There is a new sign, a marker if you will, standing at the front of the westernmost school of the DeSoto County School District (DCS). The marker proudly gives voice to the legacy of what is now Walls Elementary School in its past existence as Delta Center School.
The Mississippi Department of Archives and History (MDAH) recently approved the placing of an historical marker on the school site. The marker was dedicated Saturday, Sept. 12, during a ceremony held in front of the school. It was a celebration not dampened by the occasional rain that forced the speeches and those attending to stand under cover along the building wall.
“It’s not easy to get a historical marker,” wrote MDAH official William “Brother” Rogers. “You have to prove your history is significant. For far too long, the state of Mississippi did not fully recognize African American history as it should.”
The process of getting a marker erected is meant to assure the worthiness of the history being recorded, said Clarence Christian. He graduated Delta Center in 1964 and is part of the Delta Center Reunion, alumni who pushed forward the idea of an historical marker to school district and state historical officials.
“You have to provide documentation of what you say on the marker,” Christian said. “They have to review that and then they have certain editorial standards. Having the marker up means people will be more accurately informed.”
The history of Delta Center School is brief but significant given its reason to exist and the times when it existed.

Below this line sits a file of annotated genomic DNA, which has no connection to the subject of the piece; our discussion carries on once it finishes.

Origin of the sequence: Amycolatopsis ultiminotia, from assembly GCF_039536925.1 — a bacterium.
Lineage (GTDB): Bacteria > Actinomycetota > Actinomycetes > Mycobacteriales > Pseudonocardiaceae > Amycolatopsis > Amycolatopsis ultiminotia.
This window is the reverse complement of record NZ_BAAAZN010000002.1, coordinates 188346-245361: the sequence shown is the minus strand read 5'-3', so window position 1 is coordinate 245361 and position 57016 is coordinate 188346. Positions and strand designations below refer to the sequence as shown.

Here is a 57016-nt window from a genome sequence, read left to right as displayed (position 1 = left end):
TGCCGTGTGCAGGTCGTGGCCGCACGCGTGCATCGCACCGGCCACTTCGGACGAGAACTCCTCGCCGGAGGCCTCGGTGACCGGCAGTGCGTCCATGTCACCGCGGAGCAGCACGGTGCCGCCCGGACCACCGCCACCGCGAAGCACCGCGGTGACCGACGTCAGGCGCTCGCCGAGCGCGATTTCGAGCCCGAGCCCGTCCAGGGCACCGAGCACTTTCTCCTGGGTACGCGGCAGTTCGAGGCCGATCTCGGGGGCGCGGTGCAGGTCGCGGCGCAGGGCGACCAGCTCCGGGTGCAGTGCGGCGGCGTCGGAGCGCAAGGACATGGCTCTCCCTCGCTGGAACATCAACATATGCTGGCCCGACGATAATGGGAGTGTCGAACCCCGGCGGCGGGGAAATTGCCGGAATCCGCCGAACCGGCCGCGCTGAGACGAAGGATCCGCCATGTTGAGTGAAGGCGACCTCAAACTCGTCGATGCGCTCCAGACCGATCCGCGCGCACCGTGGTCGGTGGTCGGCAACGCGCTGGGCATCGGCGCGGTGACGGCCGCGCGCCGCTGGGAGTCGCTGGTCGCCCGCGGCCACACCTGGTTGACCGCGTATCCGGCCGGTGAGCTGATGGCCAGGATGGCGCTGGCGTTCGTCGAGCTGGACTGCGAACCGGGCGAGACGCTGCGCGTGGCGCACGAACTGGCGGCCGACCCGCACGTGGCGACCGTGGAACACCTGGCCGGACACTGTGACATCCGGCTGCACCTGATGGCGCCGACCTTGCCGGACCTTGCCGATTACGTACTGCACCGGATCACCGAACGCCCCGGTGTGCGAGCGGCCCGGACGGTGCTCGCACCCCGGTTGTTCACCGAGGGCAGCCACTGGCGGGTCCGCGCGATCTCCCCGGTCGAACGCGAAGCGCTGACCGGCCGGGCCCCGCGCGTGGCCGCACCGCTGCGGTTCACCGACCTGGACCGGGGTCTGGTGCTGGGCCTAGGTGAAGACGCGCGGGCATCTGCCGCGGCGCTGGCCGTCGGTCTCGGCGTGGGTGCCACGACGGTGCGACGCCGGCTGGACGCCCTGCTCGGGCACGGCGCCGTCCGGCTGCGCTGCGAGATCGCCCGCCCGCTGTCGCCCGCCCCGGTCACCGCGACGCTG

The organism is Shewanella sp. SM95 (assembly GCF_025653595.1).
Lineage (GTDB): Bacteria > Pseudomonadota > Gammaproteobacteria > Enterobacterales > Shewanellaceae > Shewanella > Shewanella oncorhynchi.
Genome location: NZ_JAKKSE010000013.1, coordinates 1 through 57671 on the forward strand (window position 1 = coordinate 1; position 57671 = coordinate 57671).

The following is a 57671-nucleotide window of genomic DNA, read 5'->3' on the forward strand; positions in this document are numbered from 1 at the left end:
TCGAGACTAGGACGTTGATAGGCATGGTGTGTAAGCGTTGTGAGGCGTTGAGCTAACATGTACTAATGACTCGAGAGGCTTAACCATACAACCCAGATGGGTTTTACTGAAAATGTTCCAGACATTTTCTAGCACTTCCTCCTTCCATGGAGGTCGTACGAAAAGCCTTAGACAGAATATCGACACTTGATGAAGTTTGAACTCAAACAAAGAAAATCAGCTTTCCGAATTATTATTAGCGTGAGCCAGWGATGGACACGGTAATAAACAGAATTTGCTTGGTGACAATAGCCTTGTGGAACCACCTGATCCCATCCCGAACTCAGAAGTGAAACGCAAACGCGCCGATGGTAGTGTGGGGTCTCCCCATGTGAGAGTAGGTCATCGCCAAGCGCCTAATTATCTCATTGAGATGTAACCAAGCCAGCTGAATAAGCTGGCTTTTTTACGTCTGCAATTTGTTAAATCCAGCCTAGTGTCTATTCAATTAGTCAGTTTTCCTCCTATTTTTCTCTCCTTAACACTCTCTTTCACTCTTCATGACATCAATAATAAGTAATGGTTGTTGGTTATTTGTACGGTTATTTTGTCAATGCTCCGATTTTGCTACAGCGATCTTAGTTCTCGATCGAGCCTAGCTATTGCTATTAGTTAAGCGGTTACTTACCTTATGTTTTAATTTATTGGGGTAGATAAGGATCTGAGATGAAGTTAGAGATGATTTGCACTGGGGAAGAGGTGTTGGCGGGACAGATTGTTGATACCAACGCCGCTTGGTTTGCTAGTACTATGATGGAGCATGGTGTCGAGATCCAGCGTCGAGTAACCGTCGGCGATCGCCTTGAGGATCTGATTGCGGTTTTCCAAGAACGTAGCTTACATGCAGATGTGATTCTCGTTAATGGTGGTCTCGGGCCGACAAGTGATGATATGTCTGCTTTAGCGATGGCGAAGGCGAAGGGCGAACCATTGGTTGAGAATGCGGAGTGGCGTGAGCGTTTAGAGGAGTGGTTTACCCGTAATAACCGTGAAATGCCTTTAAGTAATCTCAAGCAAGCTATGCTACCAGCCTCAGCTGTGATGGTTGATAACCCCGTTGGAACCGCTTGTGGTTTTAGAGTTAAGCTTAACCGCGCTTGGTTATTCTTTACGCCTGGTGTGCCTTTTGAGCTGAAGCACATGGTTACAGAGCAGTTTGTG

For 11 years, from 1959-1970, Delta Center grew out of the South’s response to the U.S. Supreme Court “Brown vs. Board of Education” decision promoting the prevention of racial integration “at all costs.” Delta Center became one of three DeSoto County schools built to educate African American students without integrating them into the “white” schools of the county.
About 1,500 students attended Delta Center, a K-12 school that graduated students such as Isiah Madison, the so-called “architect” of the Ayers vs. Mississippi court decision of 1975. It was that court case that charged the state with not adequately providing funds for Jackson State, Mississippi Valley State, and Alcorn State universities. The settlement of the case provided $503 million to the three universities.
Delta Center also graduated Leslie Burl and Eugene McLemore and Johnny Anthony, all considered the first African Americans to vote in a DeSoto County election.
DCS Supt. Cory Uselton commented the marker is a great recognition of the education taught at Delta Center.
“Even though this school operated for only 11 years, it’s left a legacy that still lives on today and will live on in the future,” Uselton said. “There are alumni from here who have gone on into education, politics and every walk of life. I think it’s great that their legacy will live on and be passed on for generations.
The only principal to serve Delta Center was the late Elias Johnson, who came there after being principal of Hernando Public School, and who worked at McKay School before he came to Delta Center in 1959.
Speakers at Saturday’s ceremony included new Walls Mayor Keidron Henderson, Uselton, grandson of principal Elias Johnson Andre Powell, Delta Center teacher Hester Powell, Leslie Burl McLemore, and Anthony.
Christian said the marker would help provide a more accurate description of history.
“This is a recognition here that Delta Center once existed,” Christian said. “A large part of what happened in this spot over time would otherwise never be known. This marker speaks to the larger issue of making history accurate through inclusivity.”
Delta Center would become Delta Elementary with desegregation, then expanded to become Walls Junior High and now is Walls Elementary.